- Press Releases
January 6 (Renewables Now) - Mexican state-owned utility Comision Federal de Electricidad (CFE) said that part of the power generation from intermittent sources would have to be cut off to ensure grid reliability after blaming renewables for a blackout that left 10.3 million consumers without electricity for nearly two hours on December 28.
In a press conference on Tuesday, CFE engineers led by director general Manuel Bartlett said that the outage itself was caused by a fire that broke out in the north-eastern state of Tamaulipas. The flames, helped by strong winds, burned shrubs and grassland, sending fumes, hot air and ash towards overhead lines.
As a result, two 400-kV lines connecting Tamaulipas with its neighbour Nuevo Leon went out of service within a minute. Over 9,000 MW of fossil fuel and renewable energy plants protectively shut down, Mexican grid and power market operator CENACE said that day.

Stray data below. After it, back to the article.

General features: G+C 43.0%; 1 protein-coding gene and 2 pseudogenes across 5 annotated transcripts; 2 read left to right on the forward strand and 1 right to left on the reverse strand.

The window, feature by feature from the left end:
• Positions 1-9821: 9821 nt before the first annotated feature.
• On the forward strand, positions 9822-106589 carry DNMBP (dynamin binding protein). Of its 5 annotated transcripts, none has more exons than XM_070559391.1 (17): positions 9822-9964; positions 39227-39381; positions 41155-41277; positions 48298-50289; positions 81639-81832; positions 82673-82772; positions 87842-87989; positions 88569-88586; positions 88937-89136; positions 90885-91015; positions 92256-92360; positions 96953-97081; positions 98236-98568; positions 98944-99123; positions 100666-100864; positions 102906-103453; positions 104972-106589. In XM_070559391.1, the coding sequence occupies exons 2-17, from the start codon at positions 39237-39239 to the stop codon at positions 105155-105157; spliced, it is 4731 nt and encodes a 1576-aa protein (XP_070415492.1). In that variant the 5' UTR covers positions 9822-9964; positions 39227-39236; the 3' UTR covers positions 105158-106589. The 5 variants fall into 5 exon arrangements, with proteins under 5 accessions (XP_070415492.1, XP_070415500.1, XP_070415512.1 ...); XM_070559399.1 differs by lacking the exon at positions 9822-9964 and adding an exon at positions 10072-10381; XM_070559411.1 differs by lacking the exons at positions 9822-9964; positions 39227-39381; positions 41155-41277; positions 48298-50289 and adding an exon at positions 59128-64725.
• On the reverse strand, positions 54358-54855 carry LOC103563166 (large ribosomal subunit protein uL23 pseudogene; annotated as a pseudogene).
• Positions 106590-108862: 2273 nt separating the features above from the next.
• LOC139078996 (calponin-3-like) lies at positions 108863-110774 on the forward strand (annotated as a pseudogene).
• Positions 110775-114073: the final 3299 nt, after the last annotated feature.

The event occurred at a time when demand in the system was 32,000 MW, which was very low for the final week of the year, according to CFE. At the same time, the share of wind and solar power generation was at 28%, the highest ever for the utility.
Eventually, when the grid needed to be restored, CFE’s plants were the ones that helped bring the system to stability, the company added. Having no inertia and always needing backup, intermittent sources cannot participate as much in the system any more, which is why CENACE should cut them off, CFE said.
The CFE representatives also pointed out that a large number of wind and solar farms were concentrated in one area, as is the case with Tamaulipas, without much planning to take into account properties of the network. As gigawatts more are expected in the near future, the risk to system stability when demand is low would increase.
In such event, CENACE would have to limit the capacity at each node and private power generators would have to reduce their annual production, CFE said.